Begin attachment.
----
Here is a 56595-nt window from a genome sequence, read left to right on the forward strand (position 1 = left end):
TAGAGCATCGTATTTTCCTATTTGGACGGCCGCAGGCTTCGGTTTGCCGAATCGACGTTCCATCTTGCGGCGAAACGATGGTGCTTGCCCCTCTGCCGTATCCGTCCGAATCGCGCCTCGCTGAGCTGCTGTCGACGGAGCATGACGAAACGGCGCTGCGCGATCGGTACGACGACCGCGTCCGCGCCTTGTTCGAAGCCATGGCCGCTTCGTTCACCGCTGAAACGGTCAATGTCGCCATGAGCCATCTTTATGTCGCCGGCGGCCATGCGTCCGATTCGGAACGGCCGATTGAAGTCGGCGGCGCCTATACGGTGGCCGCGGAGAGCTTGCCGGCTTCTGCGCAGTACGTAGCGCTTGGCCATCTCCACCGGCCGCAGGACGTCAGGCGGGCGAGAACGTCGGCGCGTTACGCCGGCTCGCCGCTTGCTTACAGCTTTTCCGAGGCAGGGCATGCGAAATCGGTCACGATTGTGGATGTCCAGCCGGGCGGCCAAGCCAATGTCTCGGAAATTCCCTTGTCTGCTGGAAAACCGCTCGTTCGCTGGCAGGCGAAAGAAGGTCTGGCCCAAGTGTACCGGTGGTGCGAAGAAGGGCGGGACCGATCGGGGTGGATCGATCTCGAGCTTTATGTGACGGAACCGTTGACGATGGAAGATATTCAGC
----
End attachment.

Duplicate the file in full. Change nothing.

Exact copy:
Here is a 56595-nt window from a genome sequence, read left to right on the forward strand (position 1 = left end):
TAGAGCATCGTATTTTCCTATTTGGACGGCCGCAGGCTTCGGTTTGCCGAATCGACGTTCCATCTTGCGGCGAAACGATGGTGCTTGCCCCTCTGCCGTATCCGTCCGAATCGCGCCTCGCTGAGCTGCTGTCGACGGAGCATGACGAAACGGCGCTGCGCGATCGGTACGACGACCGCGTCCGCGCCTTGTTCGAAGCCATGGCCGCTTCGTTCACCGCTGAAACGGTCAATGTCGCCATGAGCCATCTTTATGTCGCCGGCGGCCATGCGTCCGATTCGGAACGGCCGATTGAAGTCGGCGGCGCCTATACGGTGGCCGCGGAGAGCTTGCCGGCTTCTGCGCAGTACGTAGCGCTTGGCCATCTCCACCGGCCGCAGGACGTCAGGCGGGCGAGAACGTCGGCGCGTTACGCCGGCTCGCCGCTTGCTTACAGCTTTTCCGAGGCAGGGCATGCGAAATCGGTCACGATTGTGGATGTCCAGCCGGGCGGCCAAGCCAATGTCTCGGAAATTCCCTTGTCTGCTGGAAAACCGCTCGTTCGCTGGCAGGCGAAAGAAGGTCTGGCCCAAGTGTACCGGTGGTGCGAAGAAGGGCGGGACCGATCGGGGTGGATCGATCTCGAGCTTTATGTGACGGAACCGTTGACGATGGAAGATATTCAGC